An amnesty law usually exempts an individual or a group of people from prosecution and conviction after being accused of certain crimes. Those protected by an amnesty law may include leaders who were in power during an act of war with an opposing faction within one country. War crimes in an amnesty law may include violation of human rights or attempts to overthrow the government. Amnesty law may also refer to allowing someone who enters a country illegally the legal right to remain in the country.
Many countries acknowledge some form of an amnesty law. The US amended its War Crimes Act of 1996 with the Military Commissions Act of 2006 (MCA). The Military Commissions Act grants amnesty to military soldiers and authorized interrogators for war crimes committed before MCA became law. In South Africa, the Truth and Reconciliation Commission formed after the end of apartheid, which is systematic, legal segregation of people based on race. Part of its duties included granting amnesty for violators of human rights.
The major provisions in an amnesty law typically call for giving total forgiveness to a person or a group that broke the laws of the land, particularly during a war. Granting amnesty usually means that prosecution will not occur for the person or group when facing charges of crimes against humanity after a war ends. While the amnesty law may exempt a person or group from local prosecution, this does not preclude facing possible criminal charges in an international court.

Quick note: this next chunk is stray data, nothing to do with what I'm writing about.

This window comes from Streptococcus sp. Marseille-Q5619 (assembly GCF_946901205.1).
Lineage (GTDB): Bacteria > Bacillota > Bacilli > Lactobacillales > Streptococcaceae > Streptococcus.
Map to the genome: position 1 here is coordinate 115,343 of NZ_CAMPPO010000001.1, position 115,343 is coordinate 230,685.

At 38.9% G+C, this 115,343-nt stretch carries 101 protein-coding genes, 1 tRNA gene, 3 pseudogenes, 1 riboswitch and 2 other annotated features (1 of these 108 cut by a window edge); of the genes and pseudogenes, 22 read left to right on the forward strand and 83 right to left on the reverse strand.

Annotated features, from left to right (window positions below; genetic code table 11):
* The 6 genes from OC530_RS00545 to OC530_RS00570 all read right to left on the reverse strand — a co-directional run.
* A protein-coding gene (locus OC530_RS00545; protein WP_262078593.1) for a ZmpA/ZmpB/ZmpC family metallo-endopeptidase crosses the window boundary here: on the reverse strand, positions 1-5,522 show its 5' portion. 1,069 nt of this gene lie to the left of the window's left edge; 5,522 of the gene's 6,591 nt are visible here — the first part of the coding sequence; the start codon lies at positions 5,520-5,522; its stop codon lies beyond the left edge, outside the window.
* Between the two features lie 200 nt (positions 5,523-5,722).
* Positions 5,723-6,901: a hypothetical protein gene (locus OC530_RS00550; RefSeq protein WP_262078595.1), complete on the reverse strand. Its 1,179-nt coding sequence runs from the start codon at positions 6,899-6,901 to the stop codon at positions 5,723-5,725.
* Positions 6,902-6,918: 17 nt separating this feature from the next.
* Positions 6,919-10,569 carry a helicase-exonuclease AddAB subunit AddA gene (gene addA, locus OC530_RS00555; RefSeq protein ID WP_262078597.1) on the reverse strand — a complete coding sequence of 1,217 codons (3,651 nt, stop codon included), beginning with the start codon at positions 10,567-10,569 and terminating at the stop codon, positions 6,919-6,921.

Generally, the provisions may include several types of crimes. A crime against humanity typically covers violations of human rights by attacking one or more persons with acts of rape, murder or religious suppression. These types of crimes may also classify as war crimes if they occurred during a civil war or war between different countries. War crimes may also refer to brutal treatment of prisoners held during a war.
Some countries may also use an amnesty law to refer to people who have entered a country without following proper immigration protocol. Often identified as illegal aliens, these people typically have either stayed longer than legally permitted or entered through illegal means. To receive amnesty under the illegal alien provision, the government may forgive individuals for violating its immigration policies.
Local or regional laws usually determine the type of violation that an illegal alien commits. A violation may include remaining in the country after a temporary visa for situations such as employment or education has expired. Additionally, violations may occur by using false documents to gain access to employment opportunities or other services within the country.